Kenneth Burke described literature as “equipment for living”: “A work like Madame Bovary,” he wrote, “is the strategic naming of a situation. It singles out a pattern of experience that is sufficiently representative of our social structure, that recurs sufficiently often mutis mutandis, for people to ‘need a word for it’ and to adopt an attitude toward it. Each work of art is the addition of a word to an informal dictionary.”
My mother once said she felt bad about not giving my siblings and me a religious upbringing–not because she feared for our souls, but because she worried we’d miss out on all the biblical references and allusions woven through Western culture.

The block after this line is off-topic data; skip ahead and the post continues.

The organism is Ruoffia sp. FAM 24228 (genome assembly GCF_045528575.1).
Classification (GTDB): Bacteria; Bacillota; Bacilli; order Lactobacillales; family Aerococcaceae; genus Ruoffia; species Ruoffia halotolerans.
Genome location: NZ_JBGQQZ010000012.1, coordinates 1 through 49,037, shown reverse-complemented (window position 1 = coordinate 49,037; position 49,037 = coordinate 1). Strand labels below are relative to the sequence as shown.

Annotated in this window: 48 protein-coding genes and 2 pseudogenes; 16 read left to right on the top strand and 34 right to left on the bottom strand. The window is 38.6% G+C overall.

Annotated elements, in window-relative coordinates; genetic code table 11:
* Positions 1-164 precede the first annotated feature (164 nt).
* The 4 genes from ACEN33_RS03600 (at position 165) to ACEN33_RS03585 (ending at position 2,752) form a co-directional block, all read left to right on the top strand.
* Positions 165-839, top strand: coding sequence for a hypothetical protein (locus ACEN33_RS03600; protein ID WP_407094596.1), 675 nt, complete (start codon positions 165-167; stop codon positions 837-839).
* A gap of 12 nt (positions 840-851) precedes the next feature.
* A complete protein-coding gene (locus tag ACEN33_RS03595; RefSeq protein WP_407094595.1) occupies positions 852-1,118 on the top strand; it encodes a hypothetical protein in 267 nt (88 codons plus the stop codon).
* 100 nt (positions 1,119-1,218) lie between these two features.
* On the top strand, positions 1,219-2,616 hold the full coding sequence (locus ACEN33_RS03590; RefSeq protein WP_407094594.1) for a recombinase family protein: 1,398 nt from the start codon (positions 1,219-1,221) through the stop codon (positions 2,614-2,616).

You needn’t have worried, Mom. There’s my equipment for living, there’s my vast Talmudic dictionary of allusions and parables for apprehending and articulating the world. The first episode of The Simpsons aired twenty years ago today.
(*) Just to reiterate: The worst fate Mom could imagine for her heathen kids was not hellfire and damnation, but not getting all the references. I am my mother’s son.